Much ado about nothing? Or did a bad genie escape the bottle and wreak havoc across society?
Those questions (termed a slightly different way) centrally guided research scientists teamed together in a multi-university study examining the criminal effects of marijuana possession/use in post-legalization environments. Crime data relevant to Colorado and Washington was understandably a focal point of research scrutiny. Those states command vanguard status as the first to nationally to legalize recreational pot use.
The culled information was both voluminous and comprehensive. A media piece spotlighting the recently concluded study notes that relevant statistical data was culled “from the FBI’s Uniform Crime Report from 1999 to 2016.”
The endeavor was reasonably expected to reveal timely and valid information concerning marijuana legalization’s effect on criminal behavior, both as to type and frequency.
It seemingly did just that, with the results equating to a somewhat tepid conclusion. We note in a recent blog post (please see our November 4 entry) that detractors of legalization have persistently issued dire warnings about a growing number of states’ liberalized marijuana initiatives. They routinely predict the emergence of “a crimewave across multiple dimensions” resulting from anything other than stringent criminal policies.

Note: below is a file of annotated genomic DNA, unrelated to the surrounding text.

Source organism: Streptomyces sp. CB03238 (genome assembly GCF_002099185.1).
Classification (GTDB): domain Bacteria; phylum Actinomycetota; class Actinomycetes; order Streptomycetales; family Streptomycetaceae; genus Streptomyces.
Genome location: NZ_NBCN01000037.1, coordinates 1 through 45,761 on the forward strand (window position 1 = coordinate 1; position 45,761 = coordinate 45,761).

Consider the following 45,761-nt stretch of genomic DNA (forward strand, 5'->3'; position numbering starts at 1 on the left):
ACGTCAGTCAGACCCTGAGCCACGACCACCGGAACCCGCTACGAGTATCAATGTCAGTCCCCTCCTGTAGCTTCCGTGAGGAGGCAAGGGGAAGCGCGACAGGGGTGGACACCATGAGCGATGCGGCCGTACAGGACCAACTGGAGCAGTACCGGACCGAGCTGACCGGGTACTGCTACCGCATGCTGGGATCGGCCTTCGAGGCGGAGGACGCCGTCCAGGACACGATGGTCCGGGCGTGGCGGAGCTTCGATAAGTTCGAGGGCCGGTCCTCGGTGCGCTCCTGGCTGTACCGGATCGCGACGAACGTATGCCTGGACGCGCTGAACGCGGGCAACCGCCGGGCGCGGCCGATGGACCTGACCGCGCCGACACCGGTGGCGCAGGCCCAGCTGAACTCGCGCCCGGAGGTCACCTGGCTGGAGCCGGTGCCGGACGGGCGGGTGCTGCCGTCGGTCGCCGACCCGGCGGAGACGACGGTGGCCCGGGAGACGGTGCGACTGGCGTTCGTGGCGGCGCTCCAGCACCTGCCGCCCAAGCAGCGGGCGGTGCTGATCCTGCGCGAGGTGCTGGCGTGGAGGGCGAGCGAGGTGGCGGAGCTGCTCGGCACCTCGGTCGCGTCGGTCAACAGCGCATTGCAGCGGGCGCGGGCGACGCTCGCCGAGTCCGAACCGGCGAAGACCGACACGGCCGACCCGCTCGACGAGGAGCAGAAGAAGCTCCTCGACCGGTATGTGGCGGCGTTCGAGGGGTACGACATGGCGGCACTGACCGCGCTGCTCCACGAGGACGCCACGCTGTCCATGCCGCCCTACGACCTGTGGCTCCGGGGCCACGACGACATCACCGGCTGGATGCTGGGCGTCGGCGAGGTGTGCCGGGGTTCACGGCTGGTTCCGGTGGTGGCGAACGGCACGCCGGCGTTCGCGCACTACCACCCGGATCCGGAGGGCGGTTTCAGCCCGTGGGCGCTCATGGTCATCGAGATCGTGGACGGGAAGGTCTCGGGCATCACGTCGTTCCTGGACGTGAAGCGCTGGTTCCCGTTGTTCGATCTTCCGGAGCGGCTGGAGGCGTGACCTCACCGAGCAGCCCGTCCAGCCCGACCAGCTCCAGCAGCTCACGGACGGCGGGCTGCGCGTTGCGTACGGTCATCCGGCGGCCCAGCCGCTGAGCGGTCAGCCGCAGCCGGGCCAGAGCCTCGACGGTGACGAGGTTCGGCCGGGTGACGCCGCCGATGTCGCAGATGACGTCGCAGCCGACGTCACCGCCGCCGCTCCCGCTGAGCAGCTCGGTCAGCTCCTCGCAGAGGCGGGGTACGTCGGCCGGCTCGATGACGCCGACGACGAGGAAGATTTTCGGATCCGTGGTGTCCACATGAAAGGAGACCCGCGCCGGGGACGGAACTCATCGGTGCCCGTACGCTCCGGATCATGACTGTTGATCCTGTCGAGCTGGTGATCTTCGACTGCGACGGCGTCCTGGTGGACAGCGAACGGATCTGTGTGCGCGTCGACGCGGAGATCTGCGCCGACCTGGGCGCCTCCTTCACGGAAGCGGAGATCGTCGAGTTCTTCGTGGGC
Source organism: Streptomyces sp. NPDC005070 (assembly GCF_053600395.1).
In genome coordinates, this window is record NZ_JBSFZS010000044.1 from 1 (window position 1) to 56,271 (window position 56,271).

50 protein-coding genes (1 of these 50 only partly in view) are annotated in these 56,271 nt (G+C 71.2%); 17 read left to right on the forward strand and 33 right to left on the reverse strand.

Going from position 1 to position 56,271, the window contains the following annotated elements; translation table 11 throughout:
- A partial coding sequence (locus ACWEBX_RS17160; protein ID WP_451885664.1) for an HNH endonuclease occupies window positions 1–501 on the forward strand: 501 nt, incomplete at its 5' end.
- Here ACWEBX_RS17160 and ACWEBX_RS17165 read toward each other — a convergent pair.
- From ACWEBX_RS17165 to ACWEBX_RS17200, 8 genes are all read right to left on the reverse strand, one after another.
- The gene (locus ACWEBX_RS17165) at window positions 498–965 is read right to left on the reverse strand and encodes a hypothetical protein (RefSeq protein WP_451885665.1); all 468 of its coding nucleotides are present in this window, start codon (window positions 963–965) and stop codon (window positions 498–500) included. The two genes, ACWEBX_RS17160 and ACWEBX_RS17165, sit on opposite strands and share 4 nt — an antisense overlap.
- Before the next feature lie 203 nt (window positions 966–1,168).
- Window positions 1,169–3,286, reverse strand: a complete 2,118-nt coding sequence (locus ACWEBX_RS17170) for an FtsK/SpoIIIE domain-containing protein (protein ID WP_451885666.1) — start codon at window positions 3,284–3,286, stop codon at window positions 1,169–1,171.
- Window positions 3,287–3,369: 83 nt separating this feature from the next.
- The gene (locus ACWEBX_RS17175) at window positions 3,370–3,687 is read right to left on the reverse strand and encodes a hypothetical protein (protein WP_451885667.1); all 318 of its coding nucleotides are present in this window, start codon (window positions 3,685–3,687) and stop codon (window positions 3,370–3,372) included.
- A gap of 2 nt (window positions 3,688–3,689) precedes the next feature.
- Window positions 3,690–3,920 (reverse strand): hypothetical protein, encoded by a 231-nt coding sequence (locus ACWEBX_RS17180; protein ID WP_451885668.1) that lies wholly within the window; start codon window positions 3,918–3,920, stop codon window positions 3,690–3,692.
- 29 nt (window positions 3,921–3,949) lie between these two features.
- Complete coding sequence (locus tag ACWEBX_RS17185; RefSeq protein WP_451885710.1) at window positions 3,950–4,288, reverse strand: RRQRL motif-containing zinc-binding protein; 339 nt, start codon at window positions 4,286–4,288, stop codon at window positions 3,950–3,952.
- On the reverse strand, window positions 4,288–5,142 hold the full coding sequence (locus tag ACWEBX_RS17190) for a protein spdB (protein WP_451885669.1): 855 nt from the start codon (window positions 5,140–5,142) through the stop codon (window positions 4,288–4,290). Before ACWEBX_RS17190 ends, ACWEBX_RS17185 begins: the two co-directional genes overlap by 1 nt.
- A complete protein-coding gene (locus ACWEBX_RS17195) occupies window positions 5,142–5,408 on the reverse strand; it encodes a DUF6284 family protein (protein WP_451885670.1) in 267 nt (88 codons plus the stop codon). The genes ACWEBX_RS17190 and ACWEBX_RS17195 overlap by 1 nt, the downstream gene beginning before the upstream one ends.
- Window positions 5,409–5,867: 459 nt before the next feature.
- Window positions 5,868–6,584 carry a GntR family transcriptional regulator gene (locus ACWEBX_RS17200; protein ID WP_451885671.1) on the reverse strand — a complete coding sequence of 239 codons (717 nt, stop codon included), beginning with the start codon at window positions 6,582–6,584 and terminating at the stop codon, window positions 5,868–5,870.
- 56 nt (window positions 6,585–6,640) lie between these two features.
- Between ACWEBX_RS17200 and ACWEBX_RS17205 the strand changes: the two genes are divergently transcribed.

Does the study support that concern?
Patently, it does not. Researchers conclude through the application of “robust empirical methods” that the effects of legalized pot schemes on criminal activity “appear to be marginal – if they exist in the first place.”
The growing momentum for legalized marijuana programs nationally is already firmly on display. New state entrants are routinely adopting liberalized policies in the wake of Colorado’s seminal decision to do so several years ago.
The above-cited study findings will likely increase support for legalization platforms.